Surface Hoar is Minneapolis?s Matthew Amundsen, and ?These Terrible Dreams? is his first full-length record. Don?t let the nightmarish sound of the name full you; this is not dark music per se. Rather, it?s very minimal, very quiet, and very abstract, often frustratingly so. In some sort of experimental new version of a radio play, ?These Terrible Dreams? attempts to sound out a queen bee?s lifespan, albeit non-narratively. At its best, the music here vibrates in a droning meditation, at its weakest, it might be mistaken for a sound-effects record.
Amundsen certainly gains points for creativity, as much of the sound contained in these 30 minutes is generated by ?appliances, pot lids, screen doors, wooden clothers racks, wine glasses, and birdsong.? Sure enough, about 20 seconds in ?Stabbing Sisters,? a bird chirps brightly over subdued repetitive bleeps and squawks, switching o a clunky outro that is more percussive than melodic. From there, ?Orgy in the Sky? begins with a loop not unlike rave music sans its driving beat, quickly shifting to nothing but the beat, and back again.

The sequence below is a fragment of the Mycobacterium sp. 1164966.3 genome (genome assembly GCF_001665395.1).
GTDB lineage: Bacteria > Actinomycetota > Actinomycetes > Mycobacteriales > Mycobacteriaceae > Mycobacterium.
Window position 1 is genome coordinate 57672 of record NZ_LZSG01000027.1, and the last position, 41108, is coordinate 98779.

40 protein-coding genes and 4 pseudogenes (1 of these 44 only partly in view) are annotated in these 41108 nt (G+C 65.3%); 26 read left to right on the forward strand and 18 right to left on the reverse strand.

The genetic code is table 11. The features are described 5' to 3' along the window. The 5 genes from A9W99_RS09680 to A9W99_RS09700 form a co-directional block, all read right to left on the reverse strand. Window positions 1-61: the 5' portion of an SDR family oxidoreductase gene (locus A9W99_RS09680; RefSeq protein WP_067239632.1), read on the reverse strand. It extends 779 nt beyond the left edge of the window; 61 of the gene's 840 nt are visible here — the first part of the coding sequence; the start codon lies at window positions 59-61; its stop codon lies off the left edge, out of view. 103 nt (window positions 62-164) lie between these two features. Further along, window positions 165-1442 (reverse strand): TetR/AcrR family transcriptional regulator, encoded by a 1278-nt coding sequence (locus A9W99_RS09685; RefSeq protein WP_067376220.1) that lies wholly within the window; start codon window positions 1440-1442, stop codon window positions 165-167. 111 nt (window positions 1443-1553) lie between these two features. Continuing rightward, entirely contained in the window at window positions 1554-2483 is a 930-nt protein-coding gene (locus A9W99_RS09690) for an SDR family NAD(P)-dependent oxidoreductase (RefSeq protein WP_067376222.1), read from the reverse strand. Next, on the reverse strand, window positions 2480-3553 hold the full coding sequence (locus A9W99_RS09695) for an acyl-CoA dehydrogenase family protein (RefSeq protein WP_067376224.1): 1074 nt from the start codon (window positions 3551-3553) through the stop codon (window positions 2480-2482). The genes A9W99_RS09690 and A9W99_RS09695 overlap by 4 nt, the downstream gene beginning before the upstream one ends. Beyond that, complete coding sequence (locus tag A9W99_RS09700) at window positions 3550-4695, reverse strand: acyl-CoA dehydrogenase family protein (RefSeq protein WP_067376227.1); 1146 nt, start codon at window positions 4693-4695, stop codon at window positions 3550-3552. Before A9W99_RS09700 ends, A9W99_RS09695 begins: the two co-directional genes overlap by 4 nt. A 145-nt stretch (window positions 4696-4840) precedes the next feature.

Needless to say, everything seems out of place here. There are moments of near-sublime monotonous layering, particularly the very good closing track, ?Swarm of Die!? All too often, however, the sounds change a bit too quickly, like brief flashes of color within a vast blank space. Unfortunately, it leaves little to focus on, and its adventurous concept seems unable to stand on its own. If Amundsen can manage to somehow structure his sounds into something more cohesive, future Surface Hoar releases might be something to watch. This record, however, will leave many scratching their heads. Because while it?s all here (the cool sounds, the cool concept, the cool experimental attitude), it?s not woven together quite right. Maybe it takes more time, but alas, a lifespan is only so long. 6/10 -- Jon Pitt (31 October, 2007)